CEVA reports mixed Q1 earnings results
Revenue was down 8.9 percent annually at $1.865 billion, and adjusted EBITDA saw a 7.3 percent increase to $43 million.
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CEVA Logistics, a global third-party logistics (3PL) services provider, announced mixed earnings results for the first quarter.
Revenue was down 8.9 percent annually at $1.865 billion, and adjusted EBITDA saw a 7.3 percent increase to $43 million. Company officials said the revenue decline was due to weakness in airfreight and oceanfreight, which had a negative impact on the Freight Management segment for CEVA whose revenues dropped 11.5 percent, while the EBITDA gain was paced by a strong performance in CEVA’s Contract Logistics group.
Along with its earnings data, CEVA also said it completed a capital structure refinancing that extended all material maturities and increased liquidity by about $100 million. And as previously reported, last year CEVA it completed a major agreement with its major note holders to recapitalize its balance sheet and raise new capital in the first half of 2013. CEVA said that these efforts will make for a stronger balance sheet for CEVA, which will enable the company to grow faster and better compete in the logistics and supply chain marketplace, as well as give CEVA the flexibility of making additional capex investments, which will allow it to better serve its customers as it grows globally and build and sell new supply chain products.
“CEVA continues to show strength in Contract Logistics driven by initiatives the company put in place to increase profitability,” said CEVA CEO Xavier Urbain in a statement. “We have not, however, been immune to market conditions that have impacted Freight Management. Despite that, I am pleased to report we had our strongest quarter in nearly two years for new business wins, showing particular strength in Freight Management as we exited the quarter. While revenue from these wins won’t be reflected until subsequent quarters, it shows positive momentum in the business. During my first few months at CEVA, I have visited many of our operational bases and have been impressed by both the professionalism and commitment of our people. It is clear that we have tremendous potential that can be focused on building the top line while we also continue to keep tight control on costs.”
CEVA CFO Rubin McDougal described the first quarter to LM as a solid performance, with an excellent output in Contract Logistics and where it thought it would be on the Freight Management side and good cash flow.
Addressing Contract Logistics, McDougal said that one of the main drivers for the group’s success was execution at the local levels, with a focus on execution or doing the day-to-day job right the first time.
“That has to do with performance indicators and action surrounding contract management and working on the basics,” he explained. “Another part is getting underperforming contracts to perform or we get out and do so in accordance with the contract and not leave anyone in the lurch. We deal with customers on a long-term basis and are very focused on making sure that both we and the customer work according to the contract.”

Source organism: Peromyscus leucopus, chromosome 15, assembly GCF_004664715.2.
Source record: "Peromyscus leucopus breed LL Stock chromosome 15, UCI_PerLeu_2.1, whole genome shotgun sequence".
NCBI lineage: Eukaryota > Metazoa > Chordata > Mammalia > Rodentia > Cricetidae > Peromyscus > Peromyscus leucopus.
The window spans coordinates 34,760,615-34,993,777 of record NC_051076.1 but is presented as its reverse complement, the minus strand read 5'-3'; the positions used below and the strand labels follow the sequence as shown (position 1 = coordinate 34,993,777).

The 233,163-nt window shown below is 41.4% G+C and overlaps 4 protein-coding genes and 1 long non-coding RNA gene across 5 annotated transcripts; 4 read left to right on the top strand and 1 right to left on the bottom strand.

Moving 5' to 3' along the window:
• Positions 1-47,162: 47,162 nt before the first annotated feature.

With ongoing challenges in the air and ocean markets for Freight Management, he said that CEVA looks at certain metrics impacting business trends.
One metric is China exports, which some sources indicated, McDougal noted, were down 18 percent in February and nearly 7 percent in March, making it a challenging market in some trade lanes and is subject to variation depending on a company’s specific footprint.
“We had a very challenging January and February, driven in part by the weather in our U.S-based ground business, as well as our air business with some of our customer’s production slowing down resulting in less demand for inbound product,” he said. “Our overall view of Freight Management for the quarter was one of good news on two fronts: one was the number of new customer wins we had which was up 30 percent and is good news for future Freight Management volume and March and into April showed good growth for airfreight volume. We think we may have outperformed the industry for April, but we were up 7 percent and don’t think the industry was up as much.”
The pairing of first quarter capital structure refinancing and a stronger balance sheet due to last year’s recapitalization essentially made it possible to pay off nearly all of its existing debt and replace it with new debt that has longer terms so that it will have very good maturity growth interest rates, which has been well-received by customers.
About the AuthorJeff Berman, Group News Editor Jeff Berman is Group News Editor for Logistics Management, Modern Materials Handling, and Supply Chain Management Review. Jeff works and lives in Cape Elizabeth, Maine, where he covers all aspects of the supply chain, logistics, freight transportation, and materials handling sectors on a daily basis. Contact Jeff Berman
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